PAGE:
Sisi and the Copts: Revival of old fears
Pope Tawadros II - YOUM7 (Archive)
By BISHOY RAMZY

CAIRO : Cairo’s St. Mark Cathedral shook with warm intense applause that continued for over two minutes after Pope Tawadros II expressed appreciation for presidential candidate Abdel Fatah al-Sisi’s visit to the cathedral during the April 19 Easter liturgy.

Many experts believe the warm applause, which dwarfed a cordial but restrained welcome of Presidential candidate Hamdeen Sabbahi, reflects Coptic support for Sisi during the upcoming presidential elections.

As an institution, the Coptic Church announced it would not endorse a particular candidate, although a number of Coptic figures have used religious terms to express their support for Sisi.

They said they view Sisi as a savior who saved the country from the rule of extremists, in reference to former Islamist President Mohamed Morsi. They believe that the majority of Copts’ views are aligned with the position adopted by the church.

Divine providence

Sisi was a “divine providence to save Egypt” from the rule of the Muslim Brotherhood, said Bishop Paula, deputy chairperson of Coptic Clerical Council, to Al-Sabah news website on April 20. He added, “This is my point of view.

The church does not compel its followers to support a specific candidate.” He also praised the “boldness” of Hamdeen Sabbahi for competing against Sisi’s increasing popularity.

The bishop represented the Coptic Church in the 50-member committee that drafted the recent constitutional amendments, passed in January’s referendum.
In a press statement made during an ongoing visit to the UAE Coptic Patriarch Pope Tawadros II said the church would not support a specific candidate during the upcoming presidential elections, adding that the candidates would present their programs on which the citizens, Muslims or Copts, would vote.
Indeed, Coptic author Soliman Shafiq rejected the notion that all Christians support Sisi.

In a May 5 statement on his Facebok page, he noted that the military had reneged on its commitments to renovate the demolished churches in Upper Egypt’s governorates.

Supporters of Mohamed Morsi had attacked dozens of churches in different governorates following the dispersal of the pro-Muslim Brotherhood Rabaa al-Adaweya and Nahda Square sit-ins. Upper Egyptian areas like Minya were particularly affected and the military had pledged to rebuild and renovate affected churches.

Shafiq claimed the Engineering Authority of the Armed Forces renovated the Rabaa al-Adaweya Mosque following its dispersal but “ignored” Copts who were thus forced to celebrate Easter “in the ruins of their churches.”

Salafi Nour Party

Many Copts expressed anxiety over a rapprochement between Sisi and Salafis, in light of a campaign launched by the Nour Party to endorse his candidacy.
Coptic intellectual Kamal Ghobrial told The Cairo Post Sunday that dissolving religious parties is a “necessary” top priority to pave the path towards unification of the country’s education and the consequent elimination of terrorist ideas that dominate the mentality of extremists.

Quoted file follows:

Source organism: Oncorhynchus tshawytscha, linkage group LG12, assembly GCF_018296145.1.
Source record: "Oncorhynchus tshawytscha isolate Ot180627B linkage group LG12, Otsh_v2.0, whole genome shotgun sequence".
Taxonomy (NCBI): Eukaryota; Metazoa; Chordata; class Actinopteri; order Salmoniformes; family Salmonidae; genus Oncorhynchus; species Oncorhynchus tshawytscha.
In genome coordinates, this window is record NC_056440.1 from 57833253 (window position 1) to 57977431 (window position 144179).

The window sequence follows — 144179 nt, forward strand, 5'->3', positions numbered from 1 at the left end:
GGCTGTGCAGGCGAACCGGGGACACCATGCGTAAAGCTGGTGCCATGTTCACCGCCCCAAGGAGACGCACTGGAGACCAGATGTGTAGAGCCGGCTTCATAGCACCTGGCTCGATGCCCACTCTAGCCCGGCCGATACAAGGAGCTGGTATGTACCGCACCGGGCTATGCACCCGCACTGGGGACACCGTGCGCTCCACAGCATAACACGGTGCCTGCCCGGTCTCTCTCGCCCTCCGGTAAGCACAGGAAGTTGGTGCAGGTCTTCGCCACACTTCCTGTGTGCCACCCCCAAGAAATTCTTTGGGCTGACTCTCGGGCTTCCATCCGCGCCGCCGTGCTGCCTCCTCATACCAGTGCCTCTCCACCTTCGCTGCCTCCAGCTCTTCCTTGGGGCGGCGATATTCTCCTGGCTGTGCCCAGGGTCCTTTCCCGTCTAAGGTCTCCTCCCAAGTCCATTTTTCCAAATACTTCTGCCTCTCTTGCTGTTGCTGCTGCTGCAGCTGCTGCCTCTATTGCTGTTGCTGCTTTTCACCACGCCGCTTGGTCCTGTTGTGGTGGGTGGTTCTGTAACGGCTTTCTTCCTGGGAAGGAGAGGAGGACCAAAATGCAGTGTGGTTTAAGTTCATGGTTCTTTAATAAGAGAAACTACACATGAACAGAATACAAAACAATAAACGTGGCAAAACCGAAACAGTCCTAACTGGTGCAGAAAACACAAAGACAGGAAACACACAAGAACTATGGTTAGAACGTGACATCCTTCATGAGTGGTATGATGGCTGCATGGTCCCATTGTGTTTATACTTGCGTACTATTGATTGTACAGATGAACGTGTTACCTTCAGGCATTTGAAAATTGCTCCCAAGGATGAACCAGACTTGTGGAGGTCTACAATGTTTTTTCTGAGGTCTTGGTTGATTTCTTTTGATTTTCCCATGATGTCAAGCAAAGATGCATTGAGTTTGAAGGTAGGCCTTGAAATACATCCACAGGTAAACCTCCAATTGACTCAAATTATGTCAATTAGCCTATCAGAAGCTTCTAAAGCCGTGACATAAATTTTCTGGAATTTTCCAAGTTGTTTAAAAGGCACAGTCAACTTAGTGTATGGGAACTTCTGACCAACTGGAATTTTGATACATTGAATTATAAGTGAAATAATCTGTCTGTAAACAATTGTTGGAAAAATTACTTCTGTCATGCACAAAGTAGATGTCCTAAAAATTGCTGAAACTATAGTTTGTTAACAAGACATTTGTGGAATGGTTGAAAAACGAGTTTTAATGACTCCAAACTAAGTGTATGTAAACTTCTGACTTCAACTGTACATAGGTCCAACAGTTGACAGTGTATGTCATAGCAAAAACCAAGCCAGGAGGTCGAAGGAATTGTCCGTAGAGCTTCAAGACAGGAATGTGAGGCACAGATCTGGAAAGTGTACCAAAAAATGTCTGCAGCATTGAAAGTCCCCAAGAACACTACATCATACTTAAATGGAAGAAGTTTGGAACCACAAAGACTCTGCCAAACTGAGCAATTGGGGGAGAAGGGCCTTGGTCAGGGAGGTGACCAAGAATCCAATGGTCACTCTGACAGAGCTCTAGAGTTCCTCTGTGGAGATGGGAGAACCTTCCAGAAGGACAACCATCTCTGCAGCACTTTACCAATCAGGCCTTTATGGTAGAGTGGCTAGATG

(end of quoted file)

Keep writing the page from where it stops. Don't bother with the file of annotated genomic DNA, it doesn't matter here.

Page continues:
The Salafi Nour party itself has been attacked by many who cite Article 74 of the constitution, which bans religious parties. Coptic activist Medhat Kelada filed a lawsuit to ban the Nour Party on Jan. 18, and said in a press statement that the Administrative Court was scheduled to take a decision in June.

Conversely, Bishop Paula praised the rapprochement between Sisi and the Salafis, saying, “It came in the framework of his cordial relations with different categories of Egyptian people.” He added that Sisi is a religious person but “does not adopt the extremist approach.”

Paula’s vision corresponds to the recent statement issued by leading member of Nour Party Nader Bakar who described Sisi as an Islamist candidate. He said in an interview with Al-Hayat Satellite Channel that while the presidential candidate did affiliate himself with any Islamist movements, he adopts the Islamic thoughts of the Egyptian people.

New Sadat era

“We could face a new era of discrimination like what happened during the term of former President Anwar Sadat,” said Yosab Abadeer, a Coptic dentist.
He described the relation between the Nour Party and Sisi as a deal in which the Islamist party would support the roadmap in return for the maintenance of their place on Egypt’s political scene.

He told The Cairo Post the matter is not limited to rapprochement between Sisi and the Nour Party, but extends to the religious speech adopted by the presidential runner.
He added that Sisi repeated the phrase, “As a Muslim” during his interview last week with CBC and ONTV satellite channels to promote himself as a “believer president.”

Former President Anwar Sadat was keen to promote himself as a religious president. His rule witnessed a number of clashes between the church and the state due to violence committed against Copts. Many experts blamed the then sectarian atmosphere in the country on Sadat’s allowing of extremists to perform a political role.

Ghobrial described the Islamic tone witnessed in Sisi’s electoral speech as disturbing. He added, “I think that while he will not adopt a hostile approach against the Copts, he will not allow them to participate in political life.”

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